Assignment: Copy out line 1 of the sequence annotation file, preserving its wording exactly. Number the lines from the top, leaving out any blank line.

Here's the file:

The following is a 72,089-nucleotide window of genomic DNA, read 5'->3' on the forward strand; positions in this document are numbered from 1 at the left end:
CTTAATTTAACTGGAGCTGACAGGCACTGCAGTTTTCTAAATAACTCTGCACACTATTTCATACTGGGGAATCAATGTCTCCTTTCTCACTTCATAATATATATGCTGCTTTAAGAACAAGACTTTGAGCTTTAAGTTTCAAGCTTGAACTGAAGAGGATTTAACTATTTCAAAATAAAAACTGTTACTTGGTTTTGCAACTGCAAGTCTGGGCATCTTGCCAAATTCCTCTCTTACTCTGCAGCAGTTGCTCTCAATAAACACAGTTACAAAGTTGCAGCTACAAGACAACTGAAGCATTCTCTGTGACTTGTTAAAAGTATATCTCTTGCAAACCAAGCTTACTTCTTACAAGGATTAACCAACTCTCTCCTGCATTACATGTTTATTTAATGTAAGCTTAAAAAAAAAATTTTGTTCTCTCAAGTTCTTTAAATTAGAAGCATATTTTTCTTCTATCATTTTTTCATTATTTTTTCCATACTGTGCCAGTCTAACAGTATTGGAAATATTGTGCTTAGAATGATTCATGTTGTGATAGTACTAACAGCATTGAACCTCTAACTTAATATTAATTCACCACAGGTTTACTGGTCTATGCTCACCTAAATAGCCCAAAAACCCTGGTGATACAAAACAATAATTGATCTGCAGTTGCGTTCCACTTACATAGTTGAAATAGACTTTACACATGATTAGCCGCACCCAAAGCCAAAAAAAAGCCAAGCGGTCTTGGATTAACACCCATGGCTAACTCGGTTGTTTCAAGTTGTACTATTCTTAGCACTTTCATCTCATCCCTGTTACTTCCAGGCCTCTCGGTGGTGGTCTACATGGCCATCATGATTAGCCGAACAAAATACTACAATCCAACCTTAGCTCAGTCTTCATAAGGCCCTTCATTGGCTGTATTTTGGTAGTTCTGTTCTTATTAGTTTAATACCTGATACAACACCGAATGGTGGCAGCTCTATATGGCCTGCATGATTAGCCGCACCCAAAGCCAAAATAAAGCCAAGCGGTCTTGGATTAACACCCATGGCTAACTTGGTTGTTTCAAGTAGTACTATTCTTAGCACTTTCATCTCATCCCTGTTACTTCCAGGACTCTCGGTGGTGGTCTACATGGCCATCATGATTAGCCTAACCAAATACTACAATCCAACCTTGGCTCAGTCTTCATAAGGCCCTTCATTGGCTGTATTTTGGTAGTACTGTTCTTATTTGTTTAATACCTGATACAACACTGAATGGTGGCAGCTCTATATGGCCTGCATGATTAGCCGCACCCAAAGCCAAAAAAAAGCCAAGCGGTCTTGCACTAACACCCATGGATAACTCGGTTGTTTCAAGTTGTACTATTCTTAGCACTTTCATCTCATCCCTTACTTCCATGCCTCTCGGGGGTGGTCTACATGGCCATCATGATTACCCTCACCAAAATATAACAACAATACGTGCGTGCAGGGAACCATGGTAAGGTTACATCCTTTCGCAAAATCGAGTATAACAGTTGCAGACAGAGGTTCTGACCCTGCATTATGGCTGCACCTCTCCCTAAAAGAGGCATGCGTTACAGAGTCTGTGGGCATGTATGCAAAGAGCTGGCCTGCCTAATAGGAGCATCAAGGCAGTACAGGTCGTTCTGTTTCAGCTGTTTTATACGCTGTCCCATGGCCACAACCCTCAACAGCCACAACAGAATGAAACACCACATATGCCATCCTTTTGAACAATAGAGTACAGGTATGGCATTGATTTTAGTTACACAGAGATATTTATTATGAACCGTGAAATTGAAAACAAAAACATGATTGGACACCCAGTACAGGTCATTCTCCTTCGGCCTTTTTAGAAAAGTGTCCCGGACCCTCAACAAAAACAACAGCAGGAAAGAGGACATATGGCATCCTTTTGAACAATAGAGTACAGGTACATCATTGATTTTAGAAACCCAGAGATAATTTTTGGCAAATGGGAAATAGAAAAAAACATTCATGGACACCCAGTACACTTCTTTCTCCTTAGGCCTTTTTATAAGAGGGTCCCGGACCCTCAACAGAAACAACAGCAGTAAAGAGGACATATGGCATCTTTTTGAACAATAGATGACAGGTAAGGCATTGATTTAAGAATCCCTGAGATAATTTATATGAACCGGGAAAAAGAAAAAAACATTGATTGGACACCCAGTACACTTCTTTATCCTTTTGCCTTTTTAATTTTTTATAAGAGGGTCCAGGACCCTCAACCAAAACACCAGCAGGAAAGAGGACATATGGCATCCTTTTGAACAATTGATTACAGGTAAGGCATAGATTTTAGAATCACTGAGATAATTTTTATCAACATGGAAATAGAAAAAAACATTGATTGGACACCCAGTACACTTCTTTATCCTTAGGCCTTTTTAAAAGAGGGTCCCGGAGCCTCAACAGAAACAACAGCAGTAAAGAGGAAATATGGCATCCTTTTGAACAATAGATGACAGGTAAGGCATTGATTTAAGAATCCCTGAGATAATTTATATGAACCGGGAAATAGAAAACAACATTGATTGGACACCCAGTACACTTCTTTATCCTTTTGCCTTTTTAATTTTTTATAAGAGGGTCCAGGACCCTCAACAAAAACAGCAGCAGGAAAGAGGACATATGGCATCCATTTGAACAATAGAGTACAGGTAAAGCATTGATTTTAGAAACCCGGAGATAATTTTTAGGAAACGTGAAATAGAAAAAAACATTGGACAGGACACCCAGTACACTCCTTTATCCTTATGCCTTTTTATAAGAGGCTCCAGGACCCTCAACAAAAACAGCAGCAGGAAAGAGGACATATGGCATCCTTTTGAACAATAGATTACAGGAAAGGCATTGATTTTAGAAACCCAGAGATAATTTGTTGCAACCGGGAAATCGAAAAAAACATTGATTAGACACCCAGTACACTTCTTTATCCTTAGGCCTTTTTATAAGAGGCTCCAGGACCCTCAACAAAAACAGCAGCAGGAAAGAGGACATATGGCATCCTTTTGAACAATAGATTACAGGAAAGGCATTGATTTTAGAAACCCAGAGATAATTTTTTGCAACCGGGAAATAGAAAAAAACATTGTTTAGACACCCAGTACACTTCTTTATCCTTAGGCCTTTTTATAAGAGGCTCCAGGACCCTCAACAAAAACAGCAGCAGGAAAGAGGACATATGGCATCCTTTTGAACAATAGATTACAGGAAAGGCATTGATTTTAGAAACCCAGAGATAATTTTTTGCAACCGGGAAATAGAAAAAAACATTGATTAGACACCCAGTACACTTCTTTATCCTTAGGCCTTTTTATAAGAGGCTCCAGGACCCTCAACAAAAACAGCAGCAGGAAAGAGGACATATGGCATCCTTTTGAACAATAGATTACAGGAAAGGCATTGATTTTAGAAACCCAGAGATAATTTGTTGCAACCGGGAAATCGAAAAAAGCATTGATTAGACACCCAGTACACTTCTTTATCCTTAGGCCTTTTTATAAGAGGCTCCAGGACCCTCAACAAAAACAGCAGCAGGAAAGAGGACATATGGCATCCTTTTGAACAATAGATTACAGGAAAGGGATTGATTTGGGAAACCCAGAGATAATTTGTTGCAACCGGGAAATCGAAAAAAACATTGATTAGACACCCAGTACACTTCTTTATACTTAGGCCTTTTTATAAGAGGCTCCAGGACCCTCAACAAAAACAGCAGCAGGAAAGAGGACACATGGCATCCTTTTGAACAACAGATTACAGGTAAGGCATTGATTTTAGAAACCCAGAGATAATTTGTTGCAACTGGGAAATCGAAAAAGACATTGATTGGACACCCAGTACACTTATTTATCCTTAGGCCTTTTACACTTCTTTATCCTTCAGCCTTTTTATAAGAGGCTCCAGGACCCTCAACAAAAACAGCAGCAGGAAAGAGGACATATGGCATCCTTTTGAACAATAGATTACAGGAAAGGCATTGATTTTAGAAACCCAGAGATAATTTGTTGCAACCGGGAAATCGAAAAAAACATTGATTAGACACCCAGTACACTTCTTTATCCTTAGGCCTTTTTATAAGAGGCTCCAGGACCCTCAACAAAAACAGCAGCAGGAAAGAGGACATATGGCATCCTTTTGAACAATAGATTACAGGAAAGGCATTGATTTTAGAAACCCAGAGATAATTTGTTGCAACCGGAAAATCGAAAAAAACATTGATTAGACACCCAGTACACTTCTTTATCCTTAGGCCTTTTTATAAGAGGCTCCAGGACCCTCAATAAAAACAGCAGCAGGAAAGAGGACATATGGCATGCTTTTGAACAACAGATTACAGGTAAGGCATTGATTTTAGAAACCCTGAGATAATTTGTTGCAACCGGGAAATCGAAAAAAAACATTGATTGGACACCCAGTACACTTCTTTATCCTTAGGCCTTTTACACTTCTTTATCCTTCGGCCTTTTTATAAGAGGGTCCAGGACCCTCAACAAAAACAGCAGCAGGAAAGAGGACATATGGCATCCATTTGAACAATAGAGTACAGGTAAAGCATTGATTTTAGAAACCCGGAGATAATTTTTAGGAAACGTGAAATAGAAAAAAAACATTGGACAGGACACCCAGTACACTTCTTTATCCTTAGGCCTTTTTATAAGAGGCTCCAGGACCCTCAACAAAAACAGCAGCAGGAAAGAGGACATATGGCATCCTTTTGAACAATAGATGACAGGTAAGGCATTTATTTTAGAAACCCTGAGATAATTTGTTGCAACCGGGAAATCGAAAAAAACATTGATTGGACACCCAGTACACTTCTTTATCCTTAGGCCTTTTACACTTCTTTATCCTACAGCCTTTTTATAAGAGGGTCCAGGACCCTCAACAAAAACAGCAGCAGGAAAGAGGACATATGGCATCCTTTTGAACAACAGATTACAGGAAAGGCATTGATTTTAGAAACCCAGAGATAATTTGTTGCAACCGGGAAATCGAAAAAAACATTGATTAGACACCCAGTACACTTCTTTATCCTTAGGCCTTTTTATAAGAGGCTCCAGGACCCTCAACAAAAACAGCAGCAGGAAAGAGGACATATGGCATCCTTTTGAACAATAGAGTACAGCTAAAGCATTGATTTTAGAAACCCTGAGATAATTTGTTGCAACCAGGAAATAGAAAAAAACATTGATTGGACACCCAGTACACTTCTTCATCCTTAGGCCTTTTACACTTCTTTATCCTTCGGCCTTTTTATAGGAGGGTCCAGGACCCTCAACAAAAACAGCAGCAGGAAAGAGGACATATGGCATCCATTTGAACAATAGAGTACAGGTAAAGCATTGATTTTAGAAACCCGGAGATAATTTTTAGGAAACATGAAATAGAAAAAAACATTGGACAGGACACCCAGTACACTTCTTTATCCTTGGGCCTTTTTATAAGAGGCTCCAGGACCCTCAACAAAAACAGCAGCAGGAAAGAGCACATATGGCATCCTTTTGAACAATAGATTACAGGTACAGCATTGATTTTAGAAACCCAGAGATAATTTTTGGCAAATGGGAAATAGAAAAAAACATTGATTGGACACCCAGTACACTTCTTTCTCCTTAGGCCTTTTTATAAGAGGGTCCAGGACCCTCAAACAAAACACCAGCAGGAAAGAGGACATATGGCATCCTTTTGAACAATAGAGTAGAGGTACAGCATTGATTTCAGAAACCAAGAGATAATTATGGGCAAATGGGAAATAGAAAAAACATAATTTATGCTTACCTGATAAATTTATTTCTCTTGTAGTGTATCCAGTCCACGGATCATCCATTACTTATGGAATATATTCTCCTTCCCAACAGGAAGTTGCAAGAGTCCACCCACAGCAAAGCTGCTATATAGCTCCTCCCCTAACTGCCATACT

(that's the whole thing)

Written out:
The following is a 72,089-nucleotide window of genomic DNA, read 5'->3' on the forward strand; positions in this document are numbered from 1 at the left end: